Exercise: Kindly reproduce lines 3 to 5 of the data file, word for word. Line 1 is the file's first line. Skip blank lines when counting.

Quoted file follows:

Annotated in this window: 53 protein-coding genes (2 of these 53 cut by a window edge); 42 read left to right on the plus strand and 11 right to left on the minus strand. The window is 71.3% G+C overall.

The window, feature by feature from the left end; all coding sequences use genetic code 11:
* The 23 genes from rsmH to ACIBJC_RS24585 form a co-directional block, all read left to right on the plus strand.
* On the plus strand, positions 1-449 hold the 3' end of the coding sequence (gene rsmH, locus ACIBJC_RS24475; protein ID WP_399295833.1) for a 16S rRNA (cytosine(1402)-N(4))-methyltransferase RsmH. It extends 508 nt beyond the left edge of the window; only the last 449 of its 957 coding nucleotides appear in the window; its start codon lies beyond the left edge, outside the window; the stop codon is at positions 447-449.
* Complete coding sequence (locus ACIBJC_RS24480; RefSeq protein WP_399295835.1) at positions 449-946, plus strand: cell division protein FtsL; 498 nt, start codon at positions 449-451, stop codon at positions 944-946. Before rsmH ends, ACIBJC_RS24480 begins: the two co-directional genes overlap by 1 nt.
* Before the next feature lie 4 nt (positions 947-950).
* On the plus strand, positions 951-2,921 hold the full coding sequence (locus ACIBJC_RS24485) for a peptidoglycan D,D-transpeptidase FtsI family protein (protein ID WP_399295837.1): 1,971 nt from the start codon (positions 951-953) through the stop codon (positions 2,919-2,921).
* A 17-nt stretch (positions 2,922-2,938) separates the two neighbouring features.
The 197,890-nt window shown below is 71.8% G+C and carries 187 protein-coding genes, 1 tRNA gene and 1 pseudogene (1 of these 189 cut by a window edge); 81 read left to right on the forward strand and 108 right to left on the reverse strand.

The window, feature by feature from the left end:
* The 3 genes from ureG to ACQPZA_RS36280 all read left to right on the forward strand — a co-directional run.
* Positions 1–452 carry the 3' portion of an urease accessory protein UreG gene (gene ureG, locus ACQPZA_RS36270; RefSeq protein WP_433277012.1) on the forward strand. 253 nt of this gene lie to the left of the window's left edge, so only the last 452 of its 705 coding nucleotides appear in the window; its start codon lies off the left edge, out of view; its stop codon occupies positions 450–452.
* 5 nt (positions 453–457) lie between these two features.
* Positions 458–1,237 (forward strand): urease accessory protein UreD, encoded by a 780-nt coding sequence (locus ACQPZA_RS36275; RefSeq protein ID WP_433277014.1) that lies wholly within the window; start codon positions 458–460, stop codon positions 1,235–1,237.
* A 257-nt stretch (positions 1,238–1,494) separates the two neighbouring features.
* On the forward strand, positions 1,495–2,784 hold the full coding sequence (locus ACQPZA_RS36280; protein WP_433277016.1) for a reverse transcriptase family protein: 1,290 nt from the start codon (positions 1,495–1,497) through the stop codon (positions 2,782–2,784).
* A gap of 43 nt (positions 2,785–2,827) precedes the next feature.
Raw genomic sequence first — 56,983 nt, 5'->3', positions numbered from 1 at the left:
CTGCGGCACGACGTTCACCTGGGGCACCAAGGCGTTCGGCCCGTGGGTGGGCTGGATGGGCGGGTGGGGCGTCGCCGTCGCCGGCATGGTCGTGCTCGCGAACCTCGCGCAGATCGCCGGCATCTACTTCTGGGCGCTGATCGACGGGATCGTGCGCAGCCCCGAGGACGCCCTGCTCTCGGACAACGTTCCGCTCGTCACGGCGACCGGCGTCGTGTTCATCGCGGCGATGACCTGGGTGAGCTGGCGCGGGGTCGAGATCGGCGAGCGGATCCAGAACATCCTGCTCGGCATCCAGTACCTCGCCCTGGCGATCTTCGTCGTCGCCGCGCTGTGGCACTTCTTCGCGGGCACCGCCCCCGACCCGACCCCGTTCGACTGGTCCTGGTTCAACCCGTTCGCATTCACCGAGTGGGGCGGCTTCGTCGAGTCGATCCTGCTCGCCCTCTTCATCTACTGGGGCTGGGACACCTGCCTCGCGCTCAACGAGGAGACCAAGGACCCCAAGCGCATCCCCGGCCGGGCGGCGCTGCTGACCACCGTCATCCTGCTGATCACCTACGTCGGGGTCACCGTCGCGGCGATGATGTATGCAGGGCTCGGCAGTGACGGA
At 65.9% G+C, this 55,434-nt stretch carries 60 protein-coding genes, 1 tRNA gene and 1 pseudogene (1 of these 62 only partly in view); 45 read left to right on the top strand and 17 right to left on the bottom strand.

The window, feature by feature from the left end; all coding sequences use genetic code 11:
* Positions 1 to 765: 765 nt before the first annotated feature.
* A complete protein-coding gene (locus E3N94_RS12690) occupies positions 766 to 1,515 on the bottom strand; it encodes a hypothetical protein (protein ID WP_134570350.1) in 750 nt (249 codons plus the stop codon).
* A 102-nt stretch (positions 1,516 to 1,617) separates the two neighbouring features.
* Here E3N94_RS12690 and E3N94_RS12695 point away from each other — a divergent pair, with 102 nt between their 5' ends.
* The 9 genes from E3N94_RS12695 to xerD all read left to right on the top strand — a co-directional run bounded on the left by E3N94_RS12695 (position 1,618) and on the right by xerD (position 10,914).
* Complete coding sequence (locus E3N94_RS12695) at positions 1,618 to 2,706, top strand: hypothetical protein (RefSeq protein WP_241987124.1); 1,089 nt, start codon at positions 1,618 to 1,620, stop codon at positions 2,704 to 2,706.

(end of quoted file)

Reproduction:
* The 23 genes from rsmH to ACIBJC_RS24585 form a co-directional block, all read left to right on the plus strand.
* On the plus strand, positions 1-449 hold the 3' end of the coding sequence (gene rsmH, locus ACIBJC_RS24475; protein ID WP_399295833.1) for a 16S rRNA (cytosine(1402)-N(4))-methyltransferase RsmH. It extends 508 nt beyond the left edge of the window; only the last 449 of its 957 coding nucleotides appear in the window; its start codon lies beyond the left edge, outside the window; the stop codon is at positions 447-449.
* Complete coding sequence (locus ACIBJC_RS24480; RefSeq protein WP_399295835.1) at positions 449-946, plus strand: cell division protein FtsL; 498 nt, start codon at positions 449-451, stop codon at positions 944-946. Before rsmH ends, ACIBJC_RS24480 begins: the two co-directional genes overlap by 1 nt.